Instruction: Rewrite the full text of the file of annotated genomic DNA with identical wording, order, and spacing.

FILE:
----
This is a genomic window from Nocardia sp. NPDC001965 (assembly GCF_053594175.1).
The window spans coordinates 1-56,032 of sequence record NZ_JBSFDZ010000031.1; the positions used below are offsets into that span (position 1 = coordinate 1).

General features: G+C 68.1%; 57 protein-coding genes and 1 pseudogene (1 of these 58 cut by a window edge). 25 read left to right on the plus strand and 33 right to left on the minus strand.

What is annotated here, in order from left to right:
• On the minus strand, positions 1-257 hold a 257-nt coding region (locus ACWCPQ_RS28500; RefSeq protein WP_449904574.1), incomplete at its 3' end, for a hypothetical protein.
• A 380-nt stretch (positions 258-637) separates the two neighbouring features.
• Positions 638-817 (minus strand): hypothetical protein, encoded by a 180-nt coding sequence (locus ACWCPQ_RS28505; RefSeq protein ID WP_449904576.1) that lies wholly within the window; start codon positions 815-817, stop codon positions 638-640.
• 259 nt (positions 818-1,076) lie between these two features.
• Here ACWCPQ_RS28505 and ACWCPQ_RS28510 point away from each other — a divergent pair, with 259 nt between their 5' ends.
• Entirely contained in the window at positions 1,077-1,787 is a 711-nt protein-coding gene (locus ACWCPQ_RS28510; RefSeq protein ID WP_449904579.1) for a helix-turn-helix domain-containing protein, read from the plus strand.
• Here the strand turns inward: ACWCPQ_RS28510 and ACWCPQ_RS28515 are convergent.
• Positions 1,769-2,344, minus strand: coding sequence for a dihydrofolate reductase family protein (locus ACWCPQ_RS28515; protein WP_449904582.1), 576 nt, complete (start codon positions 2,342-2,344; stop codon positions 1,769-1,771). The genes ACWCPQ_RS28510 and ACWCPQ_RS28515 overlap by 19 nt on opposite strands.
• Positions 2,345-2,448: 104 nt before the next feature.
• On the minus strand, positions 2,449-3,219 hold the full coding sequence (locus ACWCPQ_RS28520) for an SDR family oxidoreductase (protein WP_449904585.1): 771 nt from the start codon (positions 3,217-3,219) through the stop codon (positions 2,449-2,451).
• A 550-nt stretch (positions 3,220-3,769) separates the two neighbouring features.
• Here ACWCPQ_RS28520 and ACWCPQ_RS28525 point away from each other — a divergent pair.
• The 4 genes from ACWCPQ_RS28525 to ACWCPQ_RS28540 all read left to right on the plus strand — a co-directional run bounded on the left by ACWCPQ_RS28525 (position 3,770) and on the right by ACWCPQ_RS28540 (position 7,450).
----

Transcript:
This is a genomic window from Nocardia sp. NPDC001965 (assembly GCF_053594175.1).
The window spans coordinates 1-56,032 of sequence record NZ_JBSFDZ010000031.1; the positions used below are offsets into that span (position 1 = coordinate 1).

General features: G+C 68.1%; 57 protein-coding genes and 1 pseudogene (1 of these 58 cut by a window edge). 25 read left to right on the plus strand and 33 right to left on the minus strand.

What is annotated here, in order from left to right:
• On the minus strand, positions 1-257 hold a 257-nt coding region (locus ACWCPQ_RS28500; RefSeq protein WP_449904574.1), incomplete at its 3' end, for a hypothetical protein.
• A 380-nt stretch (positions 258-637) separates the two neighbouring features.
• Positions 638-817 (minus strand): hypothetical protein, encoded by a 180-nt coding sequence (locus ACWCPQ_RS28505; RefSeq protein ID WP_449904576.1) that lies wholly within the window; start codon positions 815-817, stop codon positions 638-640.
• 259 nt (positions 818-1,076) lie between these two features.
• Here ACWCPQ_RS28505 and ACWCPQ_RS28510 point away from each other — a divergent pair, with 259 nt between their 5' ends.
• Entirely contained in the window at positions 1,077-1,787 is a 711-nt protein-coding gene (locus ACWCPQ_RS28510; RefSeq protein ID WP_449904579.1) for a helix-turn-helix domain-containing protein, read from the plus strand.
• Here the strand turns inward: ACWCPQ_RS28510 and ACWCPQ_RS28515 are convergent.
• Positions 1,769-2,344, minus strand: coding sequence for a dihydrofolate reductase family protein (locus ACWCPQ_RS28515; protein WP_449904582.1), 576 nt, complete (start codon positions 2,342-2,344; stop codon positions 1,769-1,771). The genes ACWCPQ_RS28510 and ACWCPQ_RS28515 overlap by 19 nt on opposite strands.
• Positions 2,345-2,448: 104 nt before the next feature.
• On the minus strand, positions 2,449-3,219 hold the full coding sequence (locus ACWCPQ_RS28520) for an SDR family oxidoreductase (protein WP_449904585.1): 771 nt from the start codon (positions 3,217-3,219) through the stop codon (positions 2,449-2,451).
• A 550-nt stretch (positions 3,220-3,769) separates the two neighbouring features.
• Here ACWCPQ_RS28520 and ACWCPQ_RS28525 point away from each other — a divergent pair.
• The 4 genes from ACWCPQ_RS28525 to ACWCPQ_RS28540 all read left to right on the plus strand — a co-directional run bounded on the left by ACWCPQ_RS28525 (position 3,770) and on the right by ACWCPQ_RS28540 (position 7,450).